Exhibits + Collection

Oil, Oeufs sur le Plat sans le Plat, 1932, Oil on canvas

Artwork Details


Oeufs sur le Plat sans le Plat

Other Title

Eggs on the Plate without the Plate


Salvador Dalí

Date Made


Place Made



Oil on canvas


Image: 23 3/4 in x 16 1/2 in

Accession ID Number


Credit Line

Gift of A. Reynolds & Eleanor Morse


Not on View


Worldwide rights ©Salvador Dalí. Fundació Gala-Salvador Dalí (Artists Rights Society), 2017 / In the USA ©Salvador Dalí Museum, Inc. St. Petersburg, FL 2017.

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This painting was initially inspired by what Dalí called an “intra-uterine memory.” Of this experience, Dalí states, “all enchantment for me was in my eyes and the most splendid…vision [while in the womb] was that of a pair of eggs fried in a pan without a pan...” Dalí claims that he could conjure this intrauterine memory whenever he wished by applying pressure with his fingers to his eyes, stimulating his phosphenes to create bright visual images. In this painting Dalí reproduces the colors that remind him of his mother’s womb: “the intra-uterine paradise was the color of hell…red, orange, yellow, and bluish, the color of flames...”

The egg suspended on a string represents an embryo attached by the umbilical cord in the fiery orange world, while the shape also suggests a limp phallus. The dripping watch hanging on the lichen covered wall, whose shape mimics the embryonic yoke, is a “soft watch” variant which already had become a Dalínian trademark (representing the fluidness and irrelevance of time in the artist’s dreamy Port Lligat).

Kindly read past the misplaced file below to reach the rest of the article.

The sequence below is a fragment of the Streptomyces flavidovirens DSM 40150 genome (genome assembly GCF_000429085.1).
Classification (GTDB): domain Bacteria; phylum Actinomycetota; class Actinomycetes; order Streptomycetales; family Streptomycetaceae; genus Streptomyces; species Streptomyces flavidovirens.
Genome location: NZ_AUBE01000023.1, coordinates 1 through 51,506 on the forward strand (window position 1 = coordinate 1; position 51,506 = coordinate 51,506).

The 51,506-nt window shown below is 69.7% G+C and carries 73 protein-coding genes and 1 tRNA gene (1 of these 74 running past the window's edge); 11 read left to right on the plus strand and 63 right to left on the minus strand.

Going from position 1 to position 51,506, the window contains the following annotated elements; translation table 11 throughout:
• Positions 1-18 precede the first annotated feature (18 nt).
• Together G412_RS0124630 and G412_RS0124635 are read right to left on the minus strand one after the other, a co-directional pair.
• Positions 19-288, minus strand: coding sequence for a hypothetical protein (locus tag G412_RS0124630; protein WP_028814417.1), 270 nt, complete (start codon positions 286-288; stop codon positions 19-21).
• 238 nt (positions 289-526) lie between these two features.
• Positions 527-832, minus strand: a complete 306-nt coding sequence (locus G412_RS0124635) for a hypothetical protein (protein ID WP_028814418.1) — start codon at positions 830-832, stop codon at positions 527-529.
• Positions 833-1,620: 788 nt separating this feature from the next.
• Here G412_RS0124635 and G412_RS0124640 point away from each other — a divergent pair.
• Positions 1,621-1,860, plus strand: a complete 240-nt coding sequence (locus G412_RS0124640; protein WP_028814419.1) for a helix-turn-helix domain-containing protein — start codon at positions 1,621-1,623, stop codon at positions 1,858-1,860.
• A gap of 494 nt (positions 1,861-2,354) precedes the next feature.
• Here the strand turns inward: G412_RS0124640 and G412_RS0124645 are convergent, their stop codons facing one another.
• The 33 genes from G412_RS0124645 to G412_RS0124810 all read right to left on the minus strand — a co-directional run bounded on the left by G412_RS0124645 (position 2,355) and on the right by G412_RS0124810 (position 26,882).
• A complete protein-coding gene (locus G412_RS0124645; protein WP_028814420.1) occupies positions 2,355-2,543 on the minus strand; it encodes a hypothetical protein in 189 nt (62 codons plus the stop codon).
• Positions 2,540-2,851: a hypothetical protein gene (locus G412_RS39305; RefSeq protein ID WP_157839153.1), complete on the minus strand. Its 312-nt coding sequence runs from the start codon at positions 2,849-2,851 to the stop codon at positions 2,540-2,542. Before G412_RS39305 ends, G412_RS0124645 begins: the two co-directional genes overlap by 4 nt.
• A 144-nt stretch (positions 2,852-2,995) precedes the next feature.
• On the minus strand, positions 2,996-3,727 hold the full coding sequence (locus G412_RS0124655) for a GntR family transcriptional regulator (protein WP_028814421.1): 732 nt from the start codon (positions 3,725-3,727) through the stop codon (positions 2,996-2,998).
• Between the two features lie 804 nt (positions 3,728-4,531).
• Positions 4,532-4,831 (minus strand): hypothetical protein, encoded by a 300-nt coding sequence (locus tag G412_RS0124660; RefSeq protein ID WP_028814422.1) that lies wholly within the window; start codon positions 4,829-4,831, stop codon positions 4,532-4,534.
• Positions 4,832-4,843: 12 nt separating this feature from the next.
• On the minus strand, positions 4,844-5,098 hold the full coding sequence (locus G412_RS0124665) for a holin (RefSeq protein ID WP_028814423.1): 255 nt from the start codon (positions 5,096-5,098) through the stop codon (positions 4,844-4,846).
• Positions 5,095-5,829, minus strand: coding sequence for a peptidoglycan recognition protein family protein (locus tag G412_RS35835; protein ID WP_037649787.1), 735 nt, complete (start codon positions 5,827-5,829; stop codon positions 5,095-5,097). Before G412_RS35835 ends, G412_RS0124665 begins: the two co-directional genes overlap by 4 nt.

A second inspiration for the painting was Dalí’s desire to pay tribute to Gala. He was reluctant to paint her likeness and instead focused on one of her celebrated attributes – her gaze. The muse to many Surrealists during the 1920s, part of Gala’s power was her unblinking gaze, described by husband Paul Éluard as, “so intense it could pierce walls.” In this work, Dalí makes a surreal metaphoric leap by painting the eggs on the plate with a shimmer he likens to his muse’s piercing gaze.

The painting’s severe architecture reveals Dalí’s preoccupation with the contrast between geometric architecture and fluid life forms. It may also foreshadow Dalí’s later preoccupation with the architect of Spain’s San Lorenzo de El Escorial Juan de Herrera (1530-1597) and with Ramon Llull (1232-1315), a Catalan mystic obsessed with numerology and inventing a unified system of knowledge. Juan de Herrera was also the author of Discourse on Cubic Form.

Exhibition History:
1933, Paris, Pierre Colle, “Exposition Salvador Dali”
1934, London, Zwemmer Gallery, “Exhibition of Paintings, Drawings and Etchings”
1956, Knokke Le Zoute, Casino de Knokke Le Zoute, “Salvador Dalí”
1965, New York, Gallery of Modern Art, “Salvador Dalí, 1910-1965”
2001, London, The Tate Modern, “Surrrealism: Desire Unbound"
2002, New York, The Metropolitan Museum of Art, “Surrrealism: Desire Unbound"
2006, Tokyo, Ueno Royal Museum, “Dalí Centennial Retrospective”
2007, St. Petersburg, Fl., Salvador Dalí Museum, “Dalí and the Spanish Baroque”
2012, Paris, Centre Pompidou, “Dali: Retrospective”
2013, Madrid, Museo Nacional Reina Sofia, “Dalí. Todas las sugestiones poéticas y todas las posibilidades plásticas”
2015, Houston, The Menil Collection, “The Secret of the Hanging Egg: Salvador Dali at the Menil”
2016, St. Petersburg, Fl., Salvador Dalí Museum, "Ferran Adrià: The Invention of Food"

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